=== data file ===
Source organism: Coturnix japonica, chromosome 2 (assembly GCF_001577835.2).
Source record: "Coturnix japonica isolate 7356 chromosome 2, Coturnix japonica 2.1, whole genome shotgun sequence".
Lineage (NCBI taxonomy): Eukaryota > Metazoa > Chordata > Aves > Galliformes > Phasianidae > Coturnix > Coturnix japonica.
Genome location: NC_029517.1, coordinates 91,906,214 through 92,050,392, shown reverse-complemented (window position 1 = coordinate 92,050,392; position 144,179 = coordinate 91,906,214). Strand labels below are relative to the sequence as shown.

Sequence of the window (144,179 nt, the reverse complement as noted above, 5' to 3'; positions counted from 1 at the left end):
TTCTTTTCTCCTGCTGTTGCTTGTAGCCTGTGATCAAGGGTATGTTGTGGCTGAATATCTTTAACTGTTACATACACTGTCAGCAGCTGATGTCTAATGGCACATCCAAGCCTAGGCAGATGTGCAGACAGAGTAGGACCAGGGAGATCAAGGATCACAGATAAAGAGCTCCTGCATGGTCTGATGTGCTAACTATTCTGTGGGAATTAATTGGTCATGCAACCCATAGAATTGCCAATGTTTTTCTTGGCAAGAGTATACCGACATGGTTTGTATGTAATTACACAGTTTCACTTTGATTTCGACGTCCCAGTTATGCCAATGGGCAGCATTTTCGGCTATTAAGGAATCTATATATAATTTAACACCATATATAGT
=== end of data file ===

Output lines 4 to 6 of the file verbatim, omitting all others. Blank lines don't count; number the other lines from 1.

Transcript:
Genome location: NC_029517.1, coordinates 91,906,214 through 92,050,392, shown reverse-complemented (window position 1 = coordinate 92,050,392; position 144,179 = coordinate 91,906,214). Strand labels below are relative to the sequence as shown.

Sequence of the window (144,179 nt, the reverse complement as noted above, 5' to 3'; positions counted from 1 at the left end):
TTCTTTTCTCCTGCTGTTGCTTGTAGCCTGTGATCAAGGGTATGTTGTGGCTGAATATCTTTAACTGTTACATACACTGTCAGCAGCTGATGTCTAATGGCACATCCAAGCCTAGGCAGATGTGCAGACAGAGTAGGACCAGGGAGATCAAGGATCACAGATAAAGAGCTCCTGCATGGTCTGATGTGCTAACTATTCTGTGGGAATTAATTGGTCATGCAACCCATAGAATTGCCAATGTTTTTCTTGGCAAGAGTATACCGACATGGTTTGTATGTAATTACACAGTTTCACTTTGATTTCGACGTCCCAGTTATGCCAATGGGCAGCATTTTCGGCTATTAAGGAATCTATATATAATTTAACACCATATATAGT